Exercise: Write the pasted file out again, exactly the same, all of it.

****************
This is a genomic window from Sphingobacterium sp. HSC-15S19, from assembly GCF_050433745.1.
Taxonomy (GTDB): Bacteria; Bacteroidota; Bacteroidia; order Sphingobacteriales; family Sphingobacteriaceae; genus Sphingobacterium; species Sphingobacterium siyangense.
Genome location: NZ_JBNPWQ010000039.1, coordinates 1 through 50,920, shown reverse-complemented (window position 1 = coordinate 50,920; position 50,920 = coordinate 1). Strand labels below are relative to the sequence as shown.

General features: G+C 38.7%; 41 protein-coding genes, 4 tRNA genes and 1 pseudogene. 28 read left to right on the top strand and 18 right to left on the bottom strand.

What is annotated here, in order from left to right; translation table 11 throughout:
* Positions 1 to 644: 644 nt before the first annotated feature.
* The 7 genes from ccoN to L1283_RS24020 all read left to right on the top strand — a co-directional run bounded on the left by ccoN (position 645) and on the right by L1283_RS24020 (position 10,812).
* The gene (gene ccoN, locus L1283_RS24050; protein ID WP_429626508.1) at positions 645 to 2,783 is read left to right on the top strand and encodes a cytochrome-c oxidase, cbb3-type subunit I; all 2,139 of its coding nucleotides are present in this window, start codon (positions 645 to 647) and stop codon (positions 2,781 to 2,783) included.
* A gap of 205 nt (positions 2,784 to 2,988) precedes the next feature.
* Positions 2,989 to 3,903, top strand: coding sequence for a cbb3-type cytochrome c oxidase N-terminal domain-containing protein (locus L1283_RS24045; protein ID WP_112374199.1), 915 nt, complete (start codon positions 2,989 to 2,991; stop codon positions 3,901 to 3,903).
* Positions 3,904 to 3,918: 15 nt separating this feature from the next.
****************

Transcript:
This is a genomic window from Sphingobacterium sp. HSC-15S19, from assembly GCF_050433745.1.
Taxonomy (GTDB): Bacteria; Bacteroidota; Bacteroidia; order Sphingobacteriales; family Sphingobacteriaceae; genus Sphingobacterium; species Sphingobacterium siyangense.
Genome location: NZ_JBNPWQ010000039.1, coordinates 1 through 50,920, shown reverse-complemented (window position 1 = coordinate 50,920; position 50,920 = coordinate 1). Strand labels below are relative to the sequence as shown.

General features: G+C 38.7%; 41 protein-coding genes, 4 tRNA genes and 1 pseudogene. 28 read left to right on the top strand and 18 right to left on the bottom strand.

What is annotated here, in order from left to right; translation table 11 throughout:
* Positions 1 to 644: 644 nt before the first annotated feature.
* The 7 genes from ccoN to L1283_RS24020 all read left to right on the top strand — a co-directional run bounded on the left by ccoN (position 645) and on the right by L1283_RS24020 (position 10,812).
* The gene (gene ccoN, locus L1283_RS24050; protein ID WP_429626508.1) at positions 645 to 2,783 is read left to right on the top strand and encodes a cytochrome-c oxidase, cbb3-type subunit I; all 2,139 of its coding nucleotides are present in this window, start codon (positions 645 to 647) and stop codon (positions 2,781 to 2,783) included.
* A gap of 205 nt (positions 2,784 to 2,988) precedes the next feature.
* Positions 2,989 to 3,903, top strand: coding sequence for a cbb3-type cytochrome c oxidase N-terminal domain-containing protein (locus L1283_RS24045; protein ID WP_112374199.1), 915 nt, complete (start codon positions 2,989 to 2,991; stop codon positions 3,901 to 3,903).
* Positions 3,904 to 3,918: 15 nt separating this feature from the next.